Emergency triage assessment for hypoxaemia in neonates and young children in a Kenyan hospital: an observational study
Michael K Mwaniki, D James Nokes, James Ignas, Patrick Munywoki, Mwanajuma Ngama, Charles RJC Newton, Kathryn Maitland & James A Berkley
To describe the prevalence of hypoxaemia in children admitted to a hospital in Kenya for the purpose of identifying clinical signs of hypoxaemia for emergency triage assessment, and to test the hypothesis that such signs lead to correct identification of hypoxaemia in children, irrespective of their diagnosis.
From 2002 to 2005 we prospectively collected clinical data and pulse oximetry measurements for all paediatric admissions to Kilifi District Hospital, Kenya, irrespective of diagnosis, and assessed the prevalence of hypoxaemia in relation to the WHO clinical syndromes of “pneumonia” on admission and the final diagnoses made at discharge. We used the data collected over the first three years to derive signs predictive of hypoxaemia, and data from the fourth year to validate those signs.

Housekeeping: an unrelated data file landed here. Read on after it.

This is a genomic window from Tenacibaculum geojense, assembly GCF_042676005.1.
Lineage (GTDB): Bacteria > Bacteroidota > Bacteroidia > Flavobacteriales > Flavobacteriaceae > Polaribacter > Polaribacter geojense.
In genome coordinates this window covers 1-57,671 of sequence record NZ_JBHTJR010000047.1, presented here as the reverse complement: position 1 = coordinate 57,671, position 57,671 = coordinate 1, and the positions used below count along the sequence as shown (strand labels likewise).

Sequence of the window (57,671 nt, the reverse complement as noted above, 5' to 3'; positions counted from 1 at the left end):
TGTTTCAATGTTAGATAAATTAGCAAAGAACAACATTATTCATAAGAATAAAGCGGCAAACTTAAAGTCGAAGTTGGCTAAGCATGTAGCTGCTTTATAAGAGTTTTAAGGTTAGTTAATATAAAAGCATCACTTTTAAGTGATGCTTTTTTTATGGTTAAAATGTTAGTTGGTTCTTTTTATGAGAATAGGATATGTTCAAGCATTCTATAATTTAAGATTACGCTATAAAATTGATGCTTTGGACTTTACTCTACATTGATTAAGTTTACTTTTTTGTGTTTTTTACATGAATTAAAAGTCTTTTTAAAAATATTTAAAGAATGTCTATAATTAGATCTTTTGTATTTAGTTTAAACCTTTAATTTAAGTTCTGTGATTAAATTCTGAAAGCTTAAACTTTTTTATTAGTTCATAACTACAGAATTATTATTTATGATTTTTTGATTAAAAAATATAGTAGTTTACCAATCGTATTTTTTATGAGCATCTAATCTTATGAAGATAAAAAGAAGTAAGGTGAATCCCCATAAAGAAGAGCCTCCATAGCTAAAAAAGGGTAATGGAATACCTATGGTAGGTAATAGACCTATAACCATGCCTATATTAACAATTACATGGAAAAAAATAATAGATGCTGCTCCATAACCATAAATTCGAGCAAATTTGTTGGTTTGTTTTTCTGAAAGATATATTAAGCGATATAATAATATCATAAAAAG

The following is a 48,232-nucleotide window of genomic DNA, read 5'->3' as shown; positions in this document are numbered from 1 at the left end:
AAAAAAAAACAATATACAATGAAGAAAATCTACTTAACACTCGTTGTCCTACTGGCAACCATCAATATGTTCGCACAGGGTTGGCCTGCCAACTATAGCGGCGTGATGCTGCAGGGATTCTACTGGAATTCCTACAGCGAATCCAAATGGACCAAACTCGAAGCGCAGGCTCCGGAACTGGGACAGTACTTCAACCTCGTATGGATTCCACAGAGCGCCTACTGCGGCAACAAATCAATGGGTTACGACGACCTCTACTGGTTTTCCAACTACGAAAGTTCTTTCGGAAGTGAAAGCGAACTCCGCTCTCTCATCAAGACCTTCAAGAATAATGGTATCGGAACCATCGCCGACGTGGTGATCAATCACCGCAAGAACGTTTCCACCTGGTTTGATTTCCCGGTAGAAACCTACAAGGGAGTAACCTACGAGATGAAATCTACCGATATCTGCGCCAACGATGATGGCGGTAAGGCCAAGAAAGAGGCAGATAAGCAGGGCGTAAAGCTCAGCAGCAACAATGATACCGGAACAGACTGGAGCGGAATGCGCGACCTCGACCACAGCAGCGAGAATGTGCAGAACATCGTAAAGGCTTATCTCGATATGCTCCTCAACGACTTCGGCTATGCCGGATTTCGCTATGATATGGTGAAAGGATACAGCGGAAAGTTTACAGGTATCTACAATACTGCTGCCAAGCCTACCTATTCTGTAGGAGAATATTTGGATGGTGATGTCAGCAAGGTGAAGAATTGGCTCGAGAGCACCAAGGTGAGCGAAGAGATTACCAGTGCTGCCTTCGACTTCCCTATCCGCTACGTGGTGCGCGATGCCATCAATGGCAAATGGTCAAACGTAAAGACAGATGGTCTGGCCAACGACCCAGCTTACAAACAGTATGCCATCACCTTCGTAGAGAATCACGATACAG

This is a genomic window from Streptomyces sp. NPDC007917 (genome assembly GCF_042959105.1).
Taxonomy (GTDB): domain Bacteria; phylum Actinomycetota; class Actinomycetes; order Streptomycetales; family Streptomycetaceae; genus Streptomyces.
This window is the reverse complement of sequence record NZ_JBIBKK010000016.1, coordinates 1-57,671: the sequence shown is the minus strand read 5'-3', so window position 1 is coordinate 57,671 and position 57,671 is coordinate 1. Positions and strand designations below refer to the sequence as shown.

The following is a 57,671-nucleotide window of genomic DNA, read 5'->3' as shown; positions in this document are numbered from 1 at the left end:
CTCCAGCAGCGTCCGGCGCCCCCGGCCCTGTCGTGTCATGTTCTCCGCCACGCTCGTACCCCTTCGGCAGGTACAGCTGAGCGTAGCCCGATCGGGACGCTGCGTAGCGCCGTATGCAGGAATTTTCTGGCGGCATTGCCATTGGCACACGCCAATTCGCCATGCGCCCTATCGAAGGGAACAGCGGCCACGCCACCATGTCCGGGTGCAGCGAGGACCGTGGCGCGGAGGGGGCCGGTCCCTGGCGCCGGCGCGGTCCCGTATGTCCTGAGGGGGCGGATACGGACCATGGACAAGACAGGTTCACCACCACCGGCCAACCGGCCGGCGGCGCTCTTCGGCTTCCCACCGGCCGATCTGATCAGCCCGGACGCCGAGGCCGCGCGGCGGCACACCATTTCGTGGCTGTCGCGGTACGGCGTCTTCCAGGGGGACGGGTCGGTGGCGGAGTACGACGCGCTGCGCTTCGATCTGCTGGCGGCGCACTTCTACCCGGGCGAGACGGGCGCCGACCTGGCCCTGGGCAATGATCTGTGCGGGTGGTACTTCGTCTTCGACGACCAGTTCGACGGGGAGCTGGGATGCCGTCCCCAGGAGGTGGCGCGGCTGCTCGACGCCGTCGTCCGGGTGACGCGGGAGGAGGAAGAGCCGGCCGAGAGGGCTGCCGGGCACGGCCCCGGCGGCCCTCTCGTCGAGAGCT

Hypoxemia was found in 977 of 15 289 (6.4%) of all admissions (5% to 19% depending on age group) and was strongly associated with inpatient mortality (age-adjusted risk ratio: 4.5; 95% confidence interval, CI: 3.8–5.3). Although most hypoxaemic children aged ≥ 60 days met the WHO criteria for a syndrome of “pneumonia” on admission, only 215 of the 693 (31%) such children had a final diagnosis of lower respiratory tract infection (LRTI). The most predictive signs for hypoxaemia included shock, a heart rate < 80 beats per minute, irregular breathing, a respiratory rate > 60 breaths per minute and impaired consciousness. However, 5–15% of the children who had hypoxaemia on admission were missed, and 18% of the children were incorrectly identified as hypoxaemic.
The syndromes of pneumonia make it possible to identify most hypoxaemic children, including those without LRTI. Shock, bradycardia and irregular breathing are important predictive signs, and severe malaria with respiratory distress is a common cause of hypoxaemia. Overall, however, clinical signs are poor predictors of hypoxaemia, and using pulse oximetry in resource-poor health facilities to target oxygen therapy is likely to save costs.